Morning:

- Motivation
Specification

- Spatial dependence
- Spatial heterogeneity

Afternoon:

- Diagnostics
- Estimation
- Software implementation

*Explicit introduction of spatial effects in an econometric framework*

Space (by itself or as a *proxy* of something else) is relevant in many conceptual frameworks:

- Spatial externalities/spill-overs
- Spatial competition (e.g. spatial reaction functions, policy competition)

Even if models do not, real world occurs in space, and this (sometimes) creates problems:

- Modifiable Areal Unit Problem (MAUP)
- Scale issues and boundary mismatch

Some of these violate classical assumptions in OLS

- Spatial dependence Vs. spatial heterogeneity
- Deviations from traditional linear model:

*Y* = *α* + *X**β* + *ε*

Several approaches:

- [SH] Spatial fixed effects
- [SH] Spatial regimes
- [SD] Exogenous spatial effects
- [SD] Endogenous variable spatially lagged
- [SD] Spatial effects in the error term

- Each has different consecuences on the kind
*and*extent of the spatial effects modelled Some are straightforward to estimate, some require particular estimators

→ Anselin (2003)

- Account for systematic differences across space
*without*relying on interdependences - Typically justified by unobservables that have a clear spatial dimension
- Econometrically "simpler"

*Y* = *α*_{r} + *X**β* + *ε*

- Level differences in the outcome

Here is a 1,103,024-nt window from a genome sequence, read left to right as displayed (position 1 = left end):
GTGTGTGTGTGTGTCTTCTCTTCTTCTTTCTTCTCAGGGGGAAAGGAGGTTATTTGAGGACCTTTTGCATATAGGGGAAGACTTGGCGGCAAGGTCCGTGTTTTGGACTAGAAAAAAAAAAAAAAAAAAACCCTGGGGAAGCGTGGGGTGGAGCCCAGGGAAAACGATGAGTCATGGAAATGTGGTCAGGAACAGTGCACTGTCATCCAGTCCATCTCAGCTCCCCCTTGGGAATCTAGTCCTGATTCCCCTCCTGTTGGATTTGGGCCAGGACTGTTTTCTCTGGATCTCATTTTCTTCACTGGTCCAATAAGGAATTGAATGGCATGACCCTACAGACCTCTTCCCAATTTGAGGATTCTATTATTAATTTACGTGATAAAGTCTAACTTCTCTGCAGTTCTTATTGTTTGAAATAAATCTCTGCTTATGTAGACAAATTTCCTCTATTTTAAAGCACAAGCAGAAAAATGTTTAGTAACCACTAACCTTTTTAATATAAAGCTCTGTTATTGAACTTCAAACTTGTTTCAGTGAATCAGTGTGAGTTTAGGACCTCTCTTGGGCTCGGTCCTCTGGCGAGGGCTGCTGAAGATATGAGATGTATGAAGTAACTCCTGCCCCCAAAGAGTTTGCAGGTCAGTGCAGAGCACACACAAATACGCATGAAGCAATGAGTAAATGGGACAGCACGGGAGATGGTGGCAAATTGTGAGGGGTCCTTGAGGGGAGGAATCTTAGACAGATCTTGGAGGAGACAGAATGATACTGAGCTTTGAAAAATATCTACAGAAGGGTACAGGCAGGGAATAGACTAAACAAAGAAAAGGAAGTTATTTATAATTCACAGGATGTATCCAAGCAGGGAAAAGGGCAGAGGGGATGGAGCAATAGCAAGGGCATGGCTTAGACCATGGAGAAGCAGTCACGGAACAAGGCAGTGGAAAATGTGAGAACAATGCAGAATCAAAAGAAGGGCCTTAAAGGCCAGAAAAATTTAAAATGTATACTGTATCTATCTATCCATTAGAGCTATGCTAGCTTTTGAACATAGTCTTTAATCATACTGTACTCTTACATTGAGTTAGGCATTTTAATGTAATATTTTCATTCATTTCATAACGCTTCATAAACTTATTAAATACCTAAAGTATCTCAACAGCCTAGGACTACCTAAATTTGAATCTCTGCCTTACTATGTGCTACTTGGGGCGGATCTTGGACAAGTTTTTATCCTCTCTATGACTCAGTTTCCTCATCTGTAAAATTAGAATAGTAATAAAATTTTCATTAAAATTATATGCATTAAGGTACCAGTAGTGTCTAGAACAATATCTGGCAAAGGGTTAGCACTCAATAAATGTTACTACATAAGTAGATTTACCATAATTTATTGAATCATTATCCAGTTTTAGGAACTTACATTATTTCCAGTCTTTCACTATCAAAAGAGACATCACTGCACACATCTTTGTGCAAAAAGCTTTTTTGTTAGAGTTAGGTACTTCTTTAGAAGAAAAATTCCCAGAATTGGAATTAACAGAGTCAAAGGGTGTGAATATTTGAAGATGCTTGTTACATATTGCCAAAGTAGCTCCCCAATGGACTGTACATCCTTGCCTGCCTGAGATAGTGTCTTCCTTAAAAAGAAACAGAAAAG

*Y*due to location - Needs to be defined ex-ante
- Non-spatial estimation

*Y* = *α*_{r} + *X**β*_{r} + *ε*

- Level differences
**+**different effects of exogenous variables in the outcome*Y*due to location - Needs to be defined ex-ante
- Non-spatial estimation
- Similar to running separate regressions by regime ("complete no pooling"), but allows for testing of the differences with a (spatial) Chow test

- Model interdependencies between observations channeled through space
- Also, potential way to account for MAUP (spatial smoothing)
- Econometrically more involved, because (most of the times) it violates many OLS assumptions

Main equation in matrix form:

*Y* = *X**β* + *W**X**γ* + *ε*

**Limited spatial extent**: after one order of spatial magnitude, their effect dissapears ( ≈ local externalities)- Akin to one more exogenous variable → Ignoring it is akin to an
**omitted variable**problem (bias and loss of efficiency) **Straighforward estimation**(OLS) because they are exogenous

*Y* = *ρ**W**Y* + *X**β* + *ε*

Endogenous variable is spatially lagged and included as one more explanatory variable

Captures

**global**spatial effects (spatial multiplier):*Y*= (*I*−*ρ**W*)^{ − 1}*X**β*+ (*I*−*ρ**W*)^{ − 1}*ε*↓

(

*I*−*ρ**W*)^{ − 1}*X**β*=*X**β*+*ρ**W**X**β*+*ρ*^{2}*W**W**X**β*+ . . .

Two main rationales behind its adoption:

**Theory-driven**: compatible with spatial interaction and reaction functions**Data-driven**: spatial filter to deal with scale problems

- Its effect is interpreted as the outcome of a
**simultaneous system**, not as a direct causal effect → model interdependent decisions Omission induces

**bias**and**efficiency**issues and, because of the endogeneity induced, estimation requires particular techniques (e.g. ML, IV)

- Spatial effects in (uncorrelated) unmodelled shocks
- Off-diagonal elements of the VC matrix are non-zero and follow a spatial pattern
- Efficiency problem: OLS estimates remain "on target" but their precission is damaged

**AR process**:

*Y* = *X**β* + *u**u* = *λ**W**u* + *ε*

-Global effects: *u* = (*I* − *λ**W*)^{ − 1}*ε*

**MA process**:

*Y* = *X**β* + *u**u* = *λ**W**ε* + *ε*

-Local effects: after two orders of neighbors, the effect washes away

Spatial Data, Analysis and Regression - A mini course by Dani Arribas-Bel is licensed under a Creative Commons Attribution-NonCommercial-ShareAlike 4.0 International License.